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ASC International Award

Honoree Freddie Francis, BSC, 1917-2007

ASC International Award honoree and two-time Academy Award winner Freddie Francis, BSC died on March 17 at the age of 89.

His stature as a director of photography was cemented by a slew of awards. He earned Academy and BSC awards for Sons and Lovers (1960); BSC Awards and BAFTA nominations for The Elephant Man (1980) and The French Lieutenant's Woman (1981); Academy and BSC Awards and a BAFA nomination for Glory (1989; see AC Nov. '90); and a BAFTA nomination for Cape Fear (AC Oct. '91).

His other credits included Time Without Pity (1957), Room at the Top (1959), The Innocents (1961), The Executioner's Song (1982), The Man in the Moon (1991), School Ties (1992), Princess Caraboo (1994) and Rainbow (1996). His final feature was The Straight Story (AC Nov. '99), his third collaboration with director David Lynch, after The Elephant Man ana Dune (AC Dec. '84).

In 1998, just weeks before traveling to Hollywood to accept the ASC's International Award, an excited Francis told this reporter, "As a kid, I wanted nothing more than to be a part of the film business. I really looked up to the many talented members of the ASC, such as Gregg Toland. Over the years, I've visited the ASC several times and met many of the people I admire; to get this award torn them is an absolute highlight in my career. In a way, it brings me closer to those who inspired me."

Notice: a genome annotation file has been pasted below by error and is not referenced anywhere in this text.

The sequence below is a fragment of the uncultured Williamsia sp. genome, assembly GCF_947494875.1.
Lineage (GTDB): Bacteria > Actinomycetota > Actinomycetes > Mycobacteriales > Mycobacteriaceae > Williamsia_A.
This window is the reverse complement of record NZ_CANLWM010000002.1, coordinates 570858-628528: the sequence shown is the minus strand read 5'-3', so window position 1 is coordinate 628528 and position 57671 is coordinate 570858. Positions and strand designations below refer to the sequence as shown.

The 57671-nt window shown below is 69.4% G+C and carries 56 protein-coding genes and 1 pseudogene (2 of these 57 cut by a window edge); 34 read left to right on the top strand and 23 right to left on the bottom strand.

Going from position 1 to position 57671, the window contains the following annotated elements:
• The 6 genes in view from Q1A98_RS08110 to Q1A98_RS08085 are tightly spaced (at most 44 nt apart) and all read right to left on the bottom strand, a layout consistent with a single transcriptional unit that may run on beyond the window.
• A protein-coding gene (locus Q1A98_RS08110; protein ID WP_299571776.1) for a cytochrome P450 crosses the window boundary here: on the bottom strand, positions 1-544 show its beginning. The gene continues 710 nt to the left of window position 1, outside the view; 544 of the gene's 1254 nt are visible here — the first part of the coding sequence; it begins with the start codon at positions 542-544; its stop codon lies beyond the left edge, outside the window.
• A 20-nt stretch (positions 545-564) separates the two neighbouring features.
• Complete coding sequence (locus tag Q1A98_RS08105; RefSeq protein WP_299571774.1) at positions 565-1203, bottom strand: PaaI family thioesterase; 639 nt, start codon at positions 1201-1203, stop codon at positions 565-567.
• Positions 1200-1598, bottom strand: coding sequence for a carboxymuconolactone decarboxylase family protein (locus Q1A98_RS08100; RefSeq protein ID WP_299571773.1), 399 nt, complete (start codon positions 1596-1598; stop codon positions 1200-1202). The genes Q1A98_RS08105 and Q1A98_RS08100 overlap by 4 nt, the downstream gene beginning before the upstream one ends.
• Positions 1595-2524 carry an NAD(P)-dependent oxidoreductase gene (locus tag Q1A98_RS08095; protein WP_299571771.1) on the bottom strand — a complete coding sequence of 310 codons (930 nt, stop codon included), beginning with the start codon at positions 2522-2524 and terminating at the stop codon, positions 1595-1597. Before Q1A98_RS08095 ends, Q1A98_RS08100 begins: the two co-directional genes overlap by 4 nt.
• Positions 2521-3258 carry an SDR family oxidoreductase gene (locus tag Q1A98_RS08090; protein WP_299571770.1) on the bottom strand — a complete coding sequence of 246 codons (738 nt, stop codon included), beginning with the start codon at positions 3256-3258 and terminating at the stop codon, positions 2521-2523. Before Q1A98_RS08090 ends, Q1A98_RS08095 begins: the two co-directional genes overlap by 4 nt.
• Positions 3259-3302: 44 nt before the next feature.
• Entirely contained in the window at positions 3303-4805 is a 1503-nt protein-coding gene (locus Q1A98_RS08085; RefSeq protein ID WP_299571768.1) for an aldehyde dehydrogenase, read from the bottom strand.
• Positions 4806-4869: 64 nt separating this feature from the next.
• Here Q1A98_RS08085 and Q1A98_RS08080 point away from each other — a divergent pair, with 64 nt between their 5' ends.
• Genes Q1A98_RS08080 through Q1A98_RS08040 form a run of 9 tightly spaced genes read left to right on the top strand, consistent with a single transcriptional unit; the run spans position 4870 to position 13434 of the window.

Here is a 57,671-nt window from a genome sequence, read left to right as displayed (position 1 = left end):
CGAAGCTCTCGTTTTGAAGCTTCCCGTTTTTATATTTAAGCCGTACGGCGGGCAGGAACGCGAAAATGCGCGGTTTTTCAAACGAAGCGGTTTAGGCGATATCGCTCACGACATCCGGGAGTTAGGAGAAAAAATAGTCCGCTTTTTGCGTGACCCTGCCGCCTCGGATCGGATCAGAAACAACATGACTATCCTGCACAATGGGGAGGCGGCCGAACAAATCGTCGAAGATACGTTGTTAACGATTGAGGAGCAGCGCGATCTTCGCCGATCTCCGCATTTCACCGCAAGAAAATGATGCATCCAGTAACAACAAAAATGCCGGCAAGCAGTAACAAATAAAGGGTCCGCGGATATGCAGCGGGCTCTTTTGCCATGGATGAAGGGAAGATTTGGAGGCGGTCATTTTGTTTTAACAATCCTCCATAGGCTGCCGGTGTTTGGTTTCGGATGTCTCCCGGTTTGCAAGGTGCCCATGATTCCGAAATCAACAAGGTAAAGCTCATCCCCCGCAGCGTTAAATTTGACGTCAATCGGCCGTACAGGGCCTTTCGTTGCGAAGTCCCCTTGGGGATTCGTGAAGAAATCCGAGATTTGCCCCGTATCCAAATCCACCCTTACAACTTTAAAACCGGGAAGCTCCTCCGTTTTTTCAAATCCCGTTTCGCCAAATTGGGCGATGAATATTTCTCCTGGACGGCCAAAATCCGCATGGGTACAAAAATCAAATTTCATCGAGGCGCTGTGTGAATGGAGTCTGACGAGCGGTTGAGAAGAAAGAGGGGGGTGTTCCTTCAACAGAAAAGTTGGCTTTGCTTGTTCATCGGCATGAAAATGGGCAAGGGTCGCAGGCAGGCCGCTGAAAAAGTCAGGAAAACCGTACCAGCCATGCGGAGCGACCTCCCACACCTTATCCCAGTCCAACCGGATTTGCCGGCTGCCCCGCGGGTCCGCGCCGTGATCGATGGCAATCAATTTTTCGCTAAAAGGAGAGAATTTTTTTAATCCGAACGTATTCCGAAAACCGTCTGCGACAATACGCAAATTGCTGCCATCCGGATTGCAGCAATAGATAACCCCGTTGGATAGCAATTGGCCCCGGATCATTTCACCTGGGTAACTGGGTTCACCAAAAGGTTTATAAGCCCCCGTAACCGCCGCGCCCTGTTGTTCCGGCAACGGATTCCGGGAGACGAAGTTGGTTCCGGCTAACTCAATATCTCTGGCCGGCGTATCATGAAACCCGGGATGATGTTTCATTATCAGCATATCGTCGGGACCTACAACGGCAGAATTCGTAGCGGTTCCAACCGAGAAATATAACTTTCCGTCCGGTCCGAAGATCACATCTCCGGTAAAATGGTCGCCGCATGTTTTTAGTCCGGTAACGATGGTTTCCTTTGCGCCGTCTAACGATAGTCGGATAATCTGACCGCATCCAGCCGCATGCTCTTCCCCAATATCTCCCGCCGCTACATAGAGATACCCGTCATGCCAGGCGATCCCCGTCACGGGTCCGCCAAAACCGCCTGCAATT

Francis served as president of the BSC from 1998-2000. He was honored by that organization with its Lifetime Achievement Award. In 2002, Francis was given the Camerimage Lifetime Achievement Award, and in 2004, he received a Special Achievement Award from BAFTA.

Born in London on December 22, 1917, Francis was trained as a still photographer before becoming a clapper/loader. He rose up through the ranks as an assistant and operator, and when England was engulfed by World War II, he served in the Army Kinematograph Services. After the war, he worked as an operator for many of the BSC's top cinematographers, including Oswald Morris, BSC on Moulin Rougeana Beat the Devil, both directed by John Huston. "John Huston gave me a very free hand as an operator," Francis said. "We did seven pictures together, but in 19551 told him I had to start shooting on my own, so he brought me in as the second-unit cameraman on Moby Dick. After that, I was recommended to a couple of producers, and I did A Hill in Korea [1956], my first film as a director of photography."

After shooting the "kitchen-sink" dramas Room at the Top and Saturday Night and Sunday Morning, Francis began gaining notice for his work. The acclaim led to his next project, Sons and Lovers, which was based on D.H. Lawrence's novel and directed by Jack Cardiff, BSC. An article in the May 1961 issue of AC noted that Francis' Oscarwinning CinemaScope camerawork had "unusual visual beauty and is marked by photographic ingenuity throughout that easily makes it one of the finest monochrome photographic achievements to come along in some time. …